This blog series is written by Julia Domenicucci, an editor at Macmillan Learning, in conjunction with Mignon Fogarty, better known as Grammar Girl.
Somehow, the end of the year—and the start of summer—is here again! This blog post asks students to evaluate their writing from the past few months, using podcasts to consider their areas of success and skills that need improvement.
Podcasts are well-established, but their popularity seems to increase every day—and for good reason! They are engaging and creative, and they cover every topic imaginable. They are also great for the classroom: you can use them to maintain student engagement, accommodate different learning styles, and introduce multimodality.
LaunchPad and Achieve products include assignable, ad-free Grammar Girl podcasts, which you can use to support your lessons. You can assign one (or all!) of these suggested podcasts for students to listen to before class. Each podcast also comes with a complete transcript, which is perfect for students who aren’t audio learners or otherwise prefer to read the content. To learn more about digital products and purchasing options, please visit Macmillan's English catalog or speak with your sales representative.
If you are using LaunchPad, refer to the unit “Grammar Girl Podcasts” for instructions on assigning podcasts. You can also find the same information on the support page "Assign Grammar Girl Podcasts."
Using Grammar Girl Podcasts to Reflect on the Semester
Pre-Class Work: Ask your students to think back over their assignments from this semester. You might ask them to consider assignments from just your course, or you may open it up to all courses from this semester.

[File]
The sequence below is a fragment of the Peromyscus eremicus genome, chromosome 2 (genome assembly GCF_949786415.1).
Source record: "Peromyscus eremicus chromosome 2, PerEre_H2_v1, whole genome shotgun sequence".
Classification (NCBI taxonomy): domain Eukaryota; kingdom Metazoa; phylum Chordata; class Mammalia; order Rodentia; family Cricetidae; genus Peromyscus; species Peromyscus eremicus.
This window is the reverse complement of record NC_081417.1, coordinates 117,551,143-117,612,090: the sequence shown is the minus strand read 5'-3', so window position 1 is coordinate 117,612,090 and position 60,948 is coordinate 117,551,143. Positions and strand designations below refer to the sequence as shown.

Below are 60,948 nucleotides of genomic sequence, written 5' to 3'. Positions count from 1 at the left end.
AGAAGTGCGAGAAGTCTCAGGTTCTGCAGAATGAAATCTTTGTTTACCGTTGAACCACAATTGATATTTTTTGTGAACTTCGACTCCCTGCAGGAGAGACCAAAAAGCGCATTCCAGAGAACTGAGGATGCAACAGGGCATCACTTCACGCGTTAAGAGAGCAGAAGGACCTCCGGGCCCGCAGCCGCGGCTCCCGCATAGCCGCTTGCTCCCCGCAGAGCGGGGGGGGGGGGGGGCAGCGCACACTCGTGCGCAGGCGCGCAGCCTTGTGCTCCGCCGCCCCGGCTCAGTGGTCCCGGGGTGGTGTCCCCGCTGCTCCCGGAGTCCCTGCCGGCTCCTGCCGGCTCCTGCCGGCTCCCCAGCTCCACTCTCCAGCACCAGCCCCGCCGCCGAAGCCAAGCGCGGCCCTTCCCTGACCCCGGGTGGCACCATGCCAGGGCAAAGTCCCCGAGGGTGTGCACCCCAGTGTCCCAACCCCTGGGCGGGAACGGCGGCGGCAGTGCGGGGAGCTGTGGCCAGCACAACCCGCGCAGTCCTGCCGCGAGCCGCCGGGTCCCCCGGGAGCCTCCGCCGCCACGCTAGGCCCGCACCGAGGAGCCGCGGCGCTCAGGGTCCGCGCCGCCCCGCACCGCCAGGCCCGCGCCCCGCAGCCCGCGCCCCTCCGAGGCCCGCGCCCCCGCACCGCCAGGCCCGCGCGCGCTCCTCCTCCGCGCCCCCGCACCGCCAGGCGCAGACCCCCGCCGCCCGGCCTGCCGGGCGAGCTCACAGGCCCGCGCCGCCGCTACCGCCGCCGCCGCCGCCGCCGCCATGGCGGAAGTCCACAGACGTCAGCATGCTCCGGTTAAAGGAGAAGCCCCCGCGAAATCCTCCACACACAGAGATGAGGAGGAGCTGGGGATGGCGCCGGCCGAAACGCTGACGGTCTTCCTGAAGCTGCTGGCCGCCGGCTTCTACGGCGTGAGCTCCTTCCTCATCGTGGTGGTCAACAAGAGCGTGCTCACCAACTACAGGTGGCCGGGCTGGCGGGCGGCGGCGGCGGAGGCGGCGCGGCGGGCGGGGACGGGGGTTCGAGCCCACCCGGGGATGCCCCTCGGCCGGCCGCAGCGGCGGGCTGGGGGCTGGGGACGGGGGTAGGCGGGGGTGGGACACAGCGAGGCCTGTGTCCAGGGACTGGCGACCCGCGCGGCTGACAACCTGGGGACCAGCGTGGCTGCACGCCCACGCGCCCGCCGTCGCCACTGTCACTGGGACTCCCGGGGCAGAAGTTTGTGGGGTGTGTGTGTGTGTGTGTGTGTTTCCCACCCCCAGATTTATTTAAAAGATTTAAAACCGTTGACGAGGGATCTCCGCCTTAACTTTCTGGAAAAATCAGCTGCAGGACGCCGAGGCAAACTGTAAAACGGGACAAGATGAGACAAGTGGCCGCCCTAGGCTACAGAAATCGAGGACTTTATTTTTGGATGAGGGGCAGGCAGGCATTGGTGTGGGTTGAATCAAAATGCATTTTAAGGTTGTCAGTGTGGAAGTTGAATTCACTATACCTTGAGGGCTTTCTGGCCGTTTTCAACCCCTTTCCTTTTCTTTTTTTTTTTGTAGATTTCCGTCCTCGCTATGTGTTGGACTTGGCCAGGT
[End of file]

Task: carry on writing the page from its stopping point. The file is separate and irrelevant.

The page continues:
Each student should brainstorm for a few minutes, listing at least 3 writing areas or skills they feel they have used successfully, and at least 3 areas that they still feel they need to improve.
If your students are struggling to come up with topics, ask them to reflect on the following and categorize them as either “successful” or “needs improvement”:
use of active/passive voice
use of citations
metaphors and similes
Assignment A: Ask each student to choose and listen to a Grammar Girl podcast that relates to one of the the items on their “needs improvement” list. If there is time, they might listen to more than one! Or, ask students to share their lists with you, allowing you to assign podcasts to the whole class based on what students had the most trouble with. (Tip: If you are using LaunchPad, direct your students to the “Menu of Grammar Girl Podcasts”; if you are using Achieve you will need to make the podcasts available using the instructions at “Add Grammar Girl and shared English content to your course.”)
Then, ask students to list out 3 things they learned from the podcast(s) about their topic, 2 ways they will work to improve their writing in the following semesters, and 1 question they still have about their writing or about a particular skill.
Reflection for Assignment A: Ask students to write 1-3 paragraphs about what writing skills they hope to learn in the future. This could be as simple as improving grammar or usage (such as use of commas) or as complex as learning a specific type of writing (such as lab reports).
Assignment B: Ask students to choose one of the skills they identified as successful. Then, either assign a short Grammar Girl podcast or listen to one together in class. Any topic will work, although you might suggest a podcast focused on something you would like your students to learn more about.
Using the Grammar Girl podcast as a model, students should then draft a short podcast script outlining their best tips for success in their chosen area. If time allows, students might record a rough draft of their podcast as well. Students should aim for 1-2 minute podcasts.
If you are in person, put students in small groups and have them share their podcast scripts. Or, match students together online and ask them to share digitally.
Reflection for Assignment B: Ask students to list one thing they learned from each peer’s podcast script. Then, ask them to write a paragraph about the writing skill they would most like to improve, and a potential plan for improving it.